Anuja Singh – Leading learning and leading change

A case study for Learning from the Middle.

Kia ora, my name is Anuja Singh. I’m the DP at Homai Primary. At Homai we actually name DPs leaders of professional learning so my job at Homai at the moment is currently to lead the mathematics curriculum.

One of the ways we have done that is through the strategic goals, so the aim or the purpose behind my role is to develop or sustain capability for mathematics even after I leave the premises.

So, one of the ways we have developed sustainability at Homai is we identify data, we look for trends in data, we identify needs for students and therefore identify personnel that would be the best fit to support development in that data – at Homai we call them mentors.

What I do from there is support the mentors to address the data through the teachers they support, through the mentees. I often sit in the background, having feedback and feed-forward conversations with the mentors about their specific teachers, about their specific data needs, and about the next best steps with that group of learners. We identify both teachers and students as learners.

In that process I then become a learner too so I go through the inquiry myself. I talk to the principal often about, “This is what I think is the next way forward – is there another way that I should possibly look at that?” – so we do quite a lot of strategic change before I go ahead and make or suggest to my mentors another way forward.

The other thing I do is to lead by example so I tend to be in classrooms supporting, by modelling, by making that sure I’m visible as a learner. So I’ve taken on an MST group, where the teachers of that group of students and I constantly reflect on what I’ve noticed about those kids and how should I refine my practice in order to support that, and that dialogue is often heard by a lot of people so we try not to keep it private; there’s a huge trust when we talk about sustainability.

One of the things I am doing is that we’ve identified out of the four mentors, somebody who is showing quite a strength in mathematics and is quite passionate about it, so my role has been to intensify my lead role with her so she understands how to lead that change with other staff and that would be through PD. So when I do workshops I try to get her trained up to do workshops, so that she can then lead that, rather than always having the spotlight on me.

The other thing that we constantly do is we do timely, or in time reviews, which doesn’t mean that you do the unit and at the end of the term we do it; we’ve got it so that every fortnight we have review meetings which are what we call IAT meetings … inquiry meetings.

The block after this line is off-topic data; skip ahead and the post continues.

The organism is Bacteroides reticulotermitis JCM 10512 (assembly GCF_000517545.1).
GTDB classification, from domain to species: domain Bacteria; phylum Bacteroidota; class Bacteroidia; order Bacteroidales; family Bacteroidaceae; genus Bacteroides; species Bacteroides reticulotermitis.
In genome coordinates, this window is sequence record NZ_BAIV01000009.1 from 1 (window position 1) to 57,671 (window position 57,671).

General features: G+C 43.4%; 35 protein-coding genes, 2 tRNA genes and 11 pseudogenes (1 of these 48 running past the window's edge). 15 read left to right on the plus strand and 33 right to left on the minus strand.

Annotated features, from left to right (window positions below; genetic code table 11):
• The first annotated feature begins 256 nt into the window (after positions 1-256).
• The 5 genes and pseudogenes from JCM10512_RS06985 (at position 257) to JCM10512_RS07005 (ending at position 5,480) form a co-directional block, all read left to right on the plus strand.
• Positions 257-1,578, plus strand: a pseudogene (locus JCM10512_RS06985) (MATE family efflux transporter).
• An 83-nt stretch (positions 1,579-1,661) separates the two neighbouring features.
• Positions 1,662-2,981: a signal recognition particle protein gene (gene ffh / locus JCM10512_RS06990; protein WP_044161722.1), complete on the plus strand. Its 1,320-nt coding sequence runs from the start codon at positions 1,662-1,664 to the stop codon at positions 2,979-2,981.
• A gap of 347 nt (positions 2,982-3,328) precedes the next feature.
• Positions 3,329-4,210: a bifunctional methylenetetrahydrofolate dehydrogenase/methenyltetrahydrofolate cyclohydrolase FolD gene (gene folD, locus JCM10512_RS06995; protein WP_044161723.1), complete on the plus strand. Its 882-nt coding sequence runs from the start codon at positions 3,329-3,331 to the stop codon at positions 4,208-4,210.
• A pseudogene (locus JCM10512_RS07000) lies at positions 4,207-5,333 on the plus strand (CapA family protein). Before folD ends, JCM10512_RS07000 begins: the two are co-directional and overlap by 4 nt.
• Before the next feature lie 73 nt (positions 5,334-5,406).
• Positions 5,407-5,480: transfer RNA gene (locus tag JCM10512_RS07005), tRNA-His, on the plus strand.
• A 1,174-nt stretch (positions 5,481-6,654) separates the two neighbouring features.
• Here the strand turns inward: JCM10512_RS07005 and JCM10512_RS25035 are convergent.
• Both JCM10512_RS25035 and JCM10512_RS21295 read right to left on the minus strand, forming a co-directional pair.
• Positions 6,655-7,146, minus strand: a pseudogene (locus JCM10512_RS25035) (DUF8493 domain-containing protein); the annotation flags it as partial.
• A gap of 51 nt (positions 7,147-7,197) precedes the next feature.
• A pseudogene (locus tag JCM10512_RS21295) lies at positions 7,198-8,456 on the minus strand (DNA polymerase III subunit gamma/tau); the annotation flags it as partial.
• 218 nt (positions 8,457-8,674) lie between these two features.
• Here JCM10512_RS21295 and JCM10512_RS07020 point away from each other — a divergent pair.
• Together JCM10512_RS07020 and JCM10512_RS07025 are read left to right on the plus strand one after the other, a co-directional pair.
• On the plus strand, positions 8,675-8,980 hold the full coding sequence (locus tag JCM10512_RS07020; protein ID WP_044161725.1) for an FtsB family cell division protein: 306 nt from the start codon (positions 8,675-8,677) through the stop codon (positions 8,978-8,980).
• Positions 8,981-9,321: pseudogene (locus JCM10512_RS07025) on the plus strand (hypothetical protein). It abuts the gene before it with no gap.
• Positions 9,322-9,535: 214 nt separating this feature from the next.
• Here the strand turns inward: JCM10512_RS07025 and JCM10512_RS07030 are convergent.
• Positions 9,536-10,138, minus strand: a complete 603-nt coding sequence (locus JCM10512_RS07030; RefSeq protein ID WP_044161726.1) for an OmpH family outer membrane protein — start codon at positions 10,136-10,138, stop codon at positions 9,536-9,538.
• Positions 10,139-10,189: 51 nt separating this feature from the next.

In those inquiry meetings the mentors have a specific lens that they go in with. We’ve got protocols set up; we’ve got structures set up that support teachers to know what to expect in these meetings. This all goes back to, “What evidence are you using to make a difference for mathematics in your classroom?”

And, we’ve seen a flow-on effect, with this connected curriculum also, is having that flow-on effect with what we call CSI meetings … curriculum scene investigation meetings, where we then start inquiring into – well, when I’ve done this in connected curriculum, this is the impact, this is what I want to do.

When you’re talking about change management you’re talking about, if I plant this seed what’s the next tree that will come out of it rather than just the tree that you’ve planted and seen that flourish. So, we’re always thinking about, so if I plant this where else would it stem to, who else could we be able to influence with it, and how else can I help that influence get on?

I think one of the exciting parts about being a leader is that you’re actually willing to learn and I’ve said that to my mentors as well as to the principal, that actually the lens that I’ve had in mathematics and the way that I look at mathematics is my way – help me understand another way of looking at it.

Middle management have to realise that you have to be very flexible with learners that you have; however your staff respond to that sort of learning you have to learn to evaluate and refine – if it works this time it might not work next time, so you always have to be critical. That’s the biggest powerful message that any middle management can have; just always critique, refine, address those things you think haven’t made the impact you wanted.

And always have a measurable impact; what is that impact that I’m after? Is it to change that teacher’s practice or is it to change that child’s attitude towards mathematics, what are those critical impact points that you are really after for that particular moment?

Using this case study

  • Anuja identifies trust as a key factor working with children and teachers when she goes into their classrooms. Leading from the Middle also identifies establishing trust as a key factor affecting the success of middle and senior leaders. Initiate a discussion with other leaders about approaches to establishing trust with staff and students. What complexities might there be in doing this? How can these be overcome?
  • This clip identifies that senior and middle leaders need to be learners as well. For example Anuja often works with her principal to develop this openness to learning. What opportunities do your teachers and school leaders have to develop their sense of themselves as professionals? How might this be established throughout the school? Develop a plan which you can discuss with the principal and other senior and middle leaders in the school.

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